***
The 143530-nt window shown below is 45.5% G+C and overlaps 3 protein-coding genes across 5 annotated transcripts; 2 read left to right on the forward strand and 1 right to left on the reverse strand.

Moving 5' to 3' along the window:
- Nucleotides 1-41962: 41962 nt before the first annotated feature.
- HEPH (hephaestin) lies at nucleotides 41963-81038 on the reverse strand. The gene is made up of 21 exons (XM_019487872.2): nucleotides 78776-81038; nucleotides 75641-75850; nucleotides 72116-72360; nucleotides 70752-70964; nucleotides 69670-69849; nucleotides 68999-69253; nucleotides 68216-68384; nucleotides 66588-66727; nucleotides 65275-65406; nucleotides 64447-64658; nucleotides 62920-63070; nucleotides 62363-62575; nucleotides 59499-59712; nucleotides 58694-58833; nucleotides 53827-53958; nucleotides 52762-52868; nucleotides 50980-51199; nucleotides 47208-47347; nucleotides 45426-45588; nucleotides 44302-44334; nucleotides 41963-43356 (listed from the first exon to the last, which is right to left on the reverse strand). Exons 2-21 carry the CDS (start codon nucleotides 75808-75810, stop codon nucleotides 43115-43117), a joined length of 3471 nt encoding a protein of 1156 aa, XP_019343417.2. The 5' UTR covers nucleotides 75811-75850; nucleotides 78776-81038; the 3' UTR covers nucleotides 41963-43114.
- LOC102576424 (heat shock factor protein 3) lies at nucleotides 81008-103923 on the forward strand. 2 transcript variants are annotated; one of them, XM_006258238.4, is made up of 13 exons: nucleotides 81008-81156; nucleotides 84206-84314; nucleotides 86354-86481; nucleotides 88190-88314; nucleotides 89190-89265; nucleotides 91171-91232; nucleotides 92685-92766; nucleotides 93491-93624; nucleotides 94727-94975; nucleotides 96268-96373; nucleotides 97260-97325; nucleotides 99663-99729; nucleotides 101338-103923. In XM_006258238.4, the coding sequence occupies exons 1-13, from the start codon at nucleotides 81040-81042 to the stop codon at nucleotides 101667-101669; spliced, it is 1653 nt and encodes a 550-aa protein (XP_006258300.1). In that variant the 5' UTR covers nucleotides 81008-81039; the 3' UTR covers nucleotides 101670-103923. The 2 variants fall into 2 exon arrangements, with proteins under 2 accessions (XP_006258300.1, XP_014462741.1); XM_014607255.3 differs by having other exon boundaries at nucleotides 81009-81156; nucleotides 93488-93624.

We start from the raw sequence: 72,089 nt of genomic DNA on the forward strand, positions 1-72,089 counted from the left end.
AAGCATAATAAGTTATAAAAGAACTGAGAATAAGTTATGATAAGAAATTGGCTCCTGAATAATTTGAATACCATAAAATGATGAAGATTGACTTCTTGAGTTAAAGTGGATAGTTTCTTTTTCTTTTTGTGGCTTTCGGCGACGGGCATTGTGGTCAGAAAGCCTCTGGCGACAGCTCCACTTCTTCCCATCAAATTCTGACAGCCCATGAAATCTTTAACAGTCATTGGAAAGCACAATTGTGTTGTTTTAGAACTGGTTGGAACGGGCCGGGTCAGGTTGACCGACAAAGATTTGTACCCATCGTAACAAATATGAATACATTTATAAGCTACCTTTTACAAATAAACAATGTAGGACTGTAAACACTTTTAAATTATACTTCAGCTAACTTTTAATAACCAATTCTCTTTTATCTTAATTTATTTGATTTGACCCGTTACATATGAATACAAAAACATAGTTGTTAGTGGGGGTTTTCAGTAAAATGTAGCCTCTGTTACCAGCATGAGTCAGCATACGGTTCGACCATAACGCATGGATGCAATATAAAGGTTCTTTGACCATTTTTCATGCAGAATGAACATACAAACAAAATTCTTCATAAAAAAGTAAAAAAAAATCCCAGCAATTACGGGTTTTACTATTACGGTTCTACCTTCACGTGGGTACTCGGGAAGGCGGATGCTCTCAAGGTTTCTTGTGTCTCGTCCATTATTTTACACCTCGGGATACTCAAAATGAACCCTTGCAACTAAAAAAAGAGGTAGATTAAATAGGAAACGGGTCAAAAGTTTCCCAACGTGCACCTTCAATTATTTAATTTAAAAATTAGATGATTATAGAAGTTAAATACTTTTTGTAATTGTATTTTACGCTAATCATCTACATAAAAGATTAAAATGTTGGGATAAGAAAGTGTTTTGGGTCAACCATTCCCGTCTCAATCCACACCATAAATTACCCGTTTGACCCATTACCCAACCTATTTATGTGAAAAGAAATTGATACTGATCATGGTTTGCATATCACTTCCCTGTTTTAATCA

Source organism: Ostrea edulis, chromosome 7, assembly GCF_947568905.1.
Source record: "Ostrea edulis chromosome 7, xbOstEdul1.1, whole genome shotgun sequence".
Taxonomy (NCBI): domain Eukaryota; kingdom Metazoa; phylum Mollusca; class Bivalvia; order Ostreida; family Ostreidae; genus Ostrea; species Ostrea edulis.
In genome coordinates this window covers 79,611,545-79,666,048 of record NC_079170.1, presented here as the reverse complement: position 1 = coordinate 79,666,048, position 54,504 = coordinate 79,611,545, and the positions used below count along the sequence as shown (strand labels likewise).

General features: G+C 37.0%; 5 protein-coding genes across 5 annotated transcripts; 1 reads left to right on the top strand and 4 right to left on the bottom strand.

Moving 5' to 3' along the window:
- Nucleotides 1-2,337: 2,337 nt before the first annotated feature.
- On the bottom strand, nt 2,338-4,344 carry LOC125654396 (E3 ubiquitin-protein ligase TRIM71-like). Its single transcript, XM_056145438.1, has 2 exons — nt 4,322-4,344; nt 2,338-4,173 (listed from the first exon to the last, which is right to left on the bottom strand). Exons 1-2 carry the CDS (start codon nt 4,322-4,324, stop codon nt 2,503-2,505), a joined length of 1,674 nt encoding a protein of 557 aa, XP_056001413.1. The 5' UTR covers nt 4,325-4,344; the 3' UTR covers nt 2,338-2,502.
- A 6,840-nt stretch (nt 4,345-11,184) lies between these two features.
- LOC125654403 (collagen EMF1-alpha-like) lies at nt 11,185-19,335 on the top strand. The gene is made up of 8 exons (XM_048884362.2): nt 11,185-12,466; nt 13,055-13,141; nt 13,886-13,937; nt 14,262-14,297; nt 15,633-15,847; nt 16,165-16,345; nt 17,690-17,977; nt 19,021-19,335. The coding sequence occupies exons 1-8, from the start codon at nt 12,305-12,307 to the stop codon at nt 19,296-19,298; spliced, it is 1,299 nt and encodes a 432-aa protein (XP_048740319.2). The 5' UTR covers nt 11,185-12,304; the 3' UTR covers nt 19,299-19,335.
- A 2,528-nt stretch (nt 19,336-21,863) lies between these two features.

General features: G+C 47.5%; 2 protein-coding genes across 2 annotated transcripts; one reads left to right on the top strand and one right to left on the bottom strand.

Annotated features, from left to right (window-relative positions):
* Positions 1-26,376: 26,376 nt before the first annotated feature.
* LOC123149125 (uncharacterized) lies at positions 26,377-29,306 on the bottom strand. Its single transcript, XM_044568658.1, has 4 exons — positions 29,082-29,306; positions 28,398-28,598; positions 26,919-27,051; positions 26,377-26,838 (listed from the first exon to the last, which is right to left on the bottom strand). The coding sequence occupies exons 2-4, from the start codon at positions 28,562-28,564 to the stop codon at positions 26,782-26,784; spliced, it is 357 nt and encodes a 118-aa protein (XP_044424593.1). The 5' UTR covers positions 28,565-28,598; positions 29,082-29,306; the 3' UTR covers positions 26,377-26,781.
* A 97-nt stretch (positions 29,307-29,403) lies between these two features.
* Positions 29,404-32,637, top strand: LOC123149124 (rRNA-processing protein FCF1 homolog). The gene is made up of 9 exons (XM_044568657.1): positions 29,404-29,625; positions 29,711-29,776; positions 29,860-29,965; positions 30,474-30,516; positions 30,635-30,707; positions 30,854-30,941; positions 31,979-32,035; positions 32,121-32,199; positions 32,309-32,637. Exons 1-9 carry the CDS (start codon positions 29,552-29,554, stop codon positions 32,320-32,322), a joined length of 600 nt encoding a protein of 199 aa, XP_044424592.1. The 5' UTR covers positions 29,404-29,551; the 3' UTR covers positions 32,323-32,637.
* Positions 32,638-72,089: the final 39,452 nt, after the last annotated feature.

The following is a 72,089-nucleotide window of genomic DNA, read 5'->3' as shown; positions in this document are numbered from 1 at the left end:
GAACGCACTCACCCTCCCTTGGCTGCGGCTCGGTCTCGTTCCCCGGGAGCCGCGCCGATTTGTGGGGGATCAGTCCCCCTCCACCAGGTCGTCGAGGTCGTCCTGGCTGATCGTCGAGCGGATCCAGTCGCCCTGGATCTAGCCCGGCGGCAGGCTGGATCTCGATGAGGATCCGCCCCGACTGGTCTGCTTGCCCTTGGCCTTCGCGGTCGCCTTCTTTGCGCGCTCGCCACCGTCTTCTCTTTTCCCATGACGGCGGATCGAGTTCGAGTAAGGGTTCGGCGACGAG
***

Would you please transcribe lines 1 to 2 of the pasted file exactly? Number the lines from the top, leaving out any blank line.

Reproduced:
The 143530-nt window shown below is 45.5% G+C and overlaps 3 protein-coding genes across 5 annotated transcripts; 2 read left to right on the forward strand and 1 right to left on the reverse strand.

Moving 5' to 3' along the window: